Defined as the scientific study of behavior and mental processes.
Steps of the scientific method
Observe/Theorize; Formulate a hypothesis; design a study; collect data; apply results to hypothesis.
Goals of psychology
1. Description (identifying and classifying)
2. Explanation (Proposing reasons)
3. Prediction (offering predictions about how condition will affect outcome)
4. Influence (using results of research to solve problems)
Wilhelm Wundt (1832-1920)
Known as the "father of psychology," also known for introspection
An early school of thought that concerns the way that humans and animals use mental processes to adapt to their environment
The school of psychology that veiws observable, measurable behavior as the appropriate subject matter for psychology and emphasizes the key role of environment as a determinant of behavior
The term Freud used for both his theory of personality adn his therapy for the treatment of psychological disorders; the unconscious is the primary focus of this theory.
The school of psychology that focuses on the uniquness of human beings and their capacity for choice, growth, and psychological health.
The school of psychology that sees human active participants in their environment; studies mental processes such as memory, problem solving, reasoning, decision making, perception, and language.
The school of psychology that emphasizes that individuals perceive objects and patterns as whole units and that the perceivedd while is more than the sum of its parts.
The school of psychology that studies how human behaviors required fr survival have adapted in the face of environmental pressures over the long course of evolution.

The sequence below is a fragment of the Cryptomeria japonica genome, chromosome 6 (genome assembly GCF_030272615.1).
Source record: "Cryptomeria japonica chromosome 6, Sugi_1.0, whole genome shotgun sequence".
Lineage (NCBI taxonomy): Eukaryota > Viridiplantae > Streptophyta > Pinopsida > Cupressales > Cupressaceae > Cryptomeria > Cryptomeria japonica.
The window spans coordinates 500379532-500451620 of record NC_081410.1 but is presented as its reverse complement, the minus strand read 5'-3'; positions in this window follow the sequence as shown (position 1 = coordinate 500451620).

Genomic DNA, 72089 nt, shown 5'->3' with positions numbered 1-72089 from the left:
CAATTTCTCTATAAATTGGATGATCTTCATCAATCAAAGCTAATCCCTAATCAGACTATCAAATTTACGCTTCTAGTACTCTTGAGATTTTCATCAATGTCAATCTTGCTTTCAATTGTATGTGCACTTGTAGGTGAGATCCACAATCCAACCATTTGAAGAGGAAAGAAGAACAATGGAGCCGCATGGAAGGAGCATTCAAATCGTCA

The school of psychology that looks for links between specific behaviors and equally specific biological precesses that often help explain individual differences.
The view that social and cultural factors may be just as powerful as evolutionary and psychological factors in affecting behavior and mental processing and that these factors must be understood when interpreting the behavior of others.
The process of objectively evaluating claims, propositions, and conclusions to determine whether they follow logically from the evidence precented.
A descriptive research method in which behavior is studied in a laboratory setting.
A descriptive research method in which a single individual or a small number of persons are studied in great depth.
A research method used to establish the degree of relationship between two characteristics, events, or behaviors.
A numerical value that indicates strength and direction of the relation between two variables
The only research method that can be used to identify cause-effect relationships between two or more conditions or variables.
In an experiment, a factor or condition that is deliberately manipulated to determine whether it causes any changes any change in another behavior or condition.
The factor or condition that is measured at the end of an experiment and is presumed to vary as a result of the manipulation of the independent variable(s)
In an experiment, the group that is exposed to an independent variable.